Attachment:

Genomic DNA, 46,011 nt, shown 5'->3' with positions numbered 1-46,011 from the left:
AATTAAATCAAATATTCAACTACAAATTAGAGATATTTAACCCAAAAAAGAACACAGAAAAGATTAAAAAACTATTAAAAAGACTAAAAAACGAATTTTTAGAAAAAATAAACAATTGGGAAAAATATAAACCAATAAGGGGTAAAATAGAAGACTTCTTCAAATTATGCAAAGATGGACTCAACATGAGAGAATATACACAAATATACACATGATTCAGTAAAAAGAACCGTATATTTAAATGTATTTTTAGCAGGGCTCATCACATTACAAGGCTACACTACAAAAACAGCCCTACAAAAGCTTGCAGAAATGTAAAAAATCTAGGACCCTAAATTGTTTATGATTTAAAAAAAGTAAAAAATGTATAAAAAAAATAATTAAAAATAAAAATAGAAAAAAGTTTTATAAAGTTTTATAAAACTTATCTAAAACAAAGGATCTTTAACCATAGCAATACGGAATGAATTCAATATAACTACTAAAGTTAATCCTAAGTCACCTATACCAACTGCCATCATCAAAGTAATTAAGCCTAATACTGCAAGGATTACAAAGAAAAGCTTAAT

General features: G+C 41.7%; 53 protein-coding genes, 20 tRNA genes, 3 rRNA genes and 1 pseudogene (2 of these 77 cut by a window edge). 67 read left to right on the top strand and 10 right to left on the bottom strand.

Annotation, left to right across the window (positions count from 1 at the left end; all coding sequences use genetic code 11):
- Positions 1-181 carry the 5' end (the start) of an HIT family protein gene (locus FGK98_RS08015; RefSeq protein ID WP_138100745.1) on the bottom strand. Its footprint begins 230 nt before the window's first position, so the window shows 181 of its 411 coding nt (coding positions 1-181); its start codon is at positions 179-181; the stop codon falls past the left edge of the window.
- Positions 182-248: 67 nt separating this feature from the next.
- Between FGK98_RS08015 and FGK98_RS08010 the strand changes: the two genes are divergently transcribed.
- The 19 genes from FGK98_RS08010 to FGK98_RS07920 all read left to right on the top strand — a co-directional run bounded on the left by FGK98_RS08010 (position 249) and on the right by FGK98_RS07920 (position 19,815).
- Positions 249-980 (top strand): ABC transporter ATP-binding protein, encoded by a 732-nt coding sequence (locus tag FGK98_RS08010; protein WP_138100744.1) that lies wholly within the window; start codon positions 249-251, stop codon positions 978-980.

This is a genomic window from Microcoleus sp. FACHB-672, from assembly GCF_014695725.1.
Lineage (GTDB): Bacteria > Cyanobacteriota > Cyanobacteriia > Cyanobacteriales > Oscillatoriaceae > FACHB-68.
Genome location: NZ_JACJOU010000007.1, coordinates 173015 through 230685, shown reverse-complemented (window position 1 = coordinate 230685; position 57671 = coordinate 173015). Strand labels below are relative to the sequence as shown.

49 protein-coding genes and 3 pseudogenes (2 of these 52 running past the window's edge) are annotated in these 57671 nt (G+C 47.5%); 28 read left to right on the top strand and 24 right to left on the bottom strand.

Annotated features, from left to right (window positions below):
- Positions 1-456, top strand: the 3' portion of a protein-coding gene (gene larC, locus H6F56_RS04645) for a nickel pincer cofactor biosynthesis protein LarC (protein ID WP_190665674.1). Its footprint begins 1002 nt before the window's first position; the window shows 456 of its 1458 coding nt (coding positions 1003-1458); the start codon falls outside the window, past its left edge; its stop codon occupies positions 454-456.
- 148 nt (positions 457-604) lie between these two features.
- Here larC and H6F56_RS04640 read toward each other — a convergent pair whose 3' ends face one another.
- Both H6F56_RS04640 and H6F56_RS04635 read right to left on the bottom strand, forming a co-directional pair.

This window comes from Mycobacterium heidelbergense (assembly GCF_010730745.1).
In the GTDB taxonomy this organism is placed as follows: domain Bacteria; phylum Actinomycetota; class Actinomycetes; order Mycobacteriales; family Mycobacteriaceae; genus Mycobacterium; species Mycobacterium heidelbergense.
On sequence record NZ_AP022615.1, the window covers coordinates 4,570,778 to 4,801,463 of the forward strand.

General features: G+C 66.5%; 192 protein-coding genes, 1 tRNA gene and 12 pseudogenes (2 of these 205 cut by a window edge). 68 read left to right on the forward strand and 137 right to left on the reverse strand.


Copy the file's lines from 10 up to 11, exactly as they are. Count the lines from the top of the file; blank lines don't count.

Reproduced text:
This is a genomic window from Microcoleus sp. FACHB-672, from assembly GCF_014695725.1.
Lineage (GTDB): Bacteria > Cyanobacteriota > Cyanobacteriia > Cyanobacteriales > Oscillatoriaceae > FACHB-68.